Whether you love or hate the British royal family, you can’t deny the Queen’s love of corgis is pretty damn cute.
However, following the death of her final corgi Willow last week, the Queen has decided to stop breeding them bringing to an end the eight-decade-long love affair.
Willow in particular had a special place in her heart as a descendant of the dog Susan who the Queen, then Princess Elizabeth, received as an 18th birthday present.
Suffering from a cancer-related illness, 15-year-old Willow was put to sleep at Windsor Castle on Sunday (April 22) leaving the Queen simply heartbroken.
Her most devoted companion, Willow accompanied the monarch as she travelled between her four royal homes.
A Buckingham Palace insider told the Daily Mail she had been hit ‘extremely hard’ by the loss saying:
She has mourned every one of her corgis over the years, but she has been more upset about Willow’s death than any of them.
It is probably because Willow was the last link to her parents and a pastime that goes back to her own childhood. It really does feel like the end of an era.
Willow represents a significant thread running through the Queen’s life from her teenage years to her 90’s.
For many, many years she bred and raised corgis and to think that the last one has now gone is something of a milestone.
It is understood Willow has been buried in the castle grounds with a headstone which reads ‘a faithful companion of the Queen’.
You may remember Willow from her starring role in the James Bond sketch created for the 2012 London Olympic Games:
Although Willow’s death doesn’t bring to an end the Queen’s dog-owning life (she has two ‘dorgis’ – corgi dachshund crosses – Vulcan and Candy), she has said she will no longer breed Pembroke Welsh corgis.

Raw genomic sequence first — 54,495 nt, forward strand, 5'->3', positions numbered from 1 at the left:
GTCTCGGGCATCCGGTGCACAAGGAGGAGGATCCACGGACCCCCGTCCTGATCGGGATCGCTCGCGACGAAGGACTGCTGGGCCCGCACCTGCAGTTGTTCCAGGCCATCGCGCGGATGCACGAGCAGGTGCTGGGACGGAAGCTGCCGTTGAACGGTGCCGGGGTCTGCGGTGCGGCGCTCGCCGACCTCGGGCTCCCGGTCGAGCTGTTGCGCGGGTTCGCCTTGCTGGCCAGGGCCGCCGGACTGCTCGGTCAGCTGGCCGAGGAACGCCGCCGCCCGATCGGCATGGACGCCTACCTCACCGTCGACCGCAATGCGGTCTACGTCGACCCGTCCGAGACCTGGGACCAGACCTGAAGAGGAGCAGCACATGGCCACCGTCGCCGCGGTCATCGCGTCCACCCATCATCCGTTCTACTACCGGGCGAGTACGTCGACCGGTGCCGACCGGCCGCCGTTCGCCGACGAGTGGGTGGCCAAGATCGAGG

In 2012 actually this news emerged with the decision being taken for several reasons.
The Queen reportedly feared tripping over a young dog hurting herself in the process and was unhappy leaving behind a puppy when she dies.
Monty Roberts, a horse whisperer who has regularly advised the Queen and even had a corgi named after him, told Vanity Fair:
I said to the Queen, ‘I want you to tell me the best breeder of corgis that you revere. Who’s doing the best job? Because I want a puppy to be named Monty, to be a replacement’.
But she didn’t want to have any more young dogs. She didn’t want to leave any young dog behind. She wanted to put an end to it.
Dogs live for less time than human beings and we know we’re going to lose them – but they are part of the Queen’s family.
I understood that we would discuss it further at a later date. Well, we never discussed it at a later date, and I have no right to try to force her into continuing to bring on young puppies if she doesn’t want to.
That isn’t my right. But it still concerns me. Because I want her to believe in her existence until she’s no longer here, because she’s just too important to the world to contemplate checking out. For me, the Queen can’t die.
We honestly thought this love affair would never end but sadly it had to one day.
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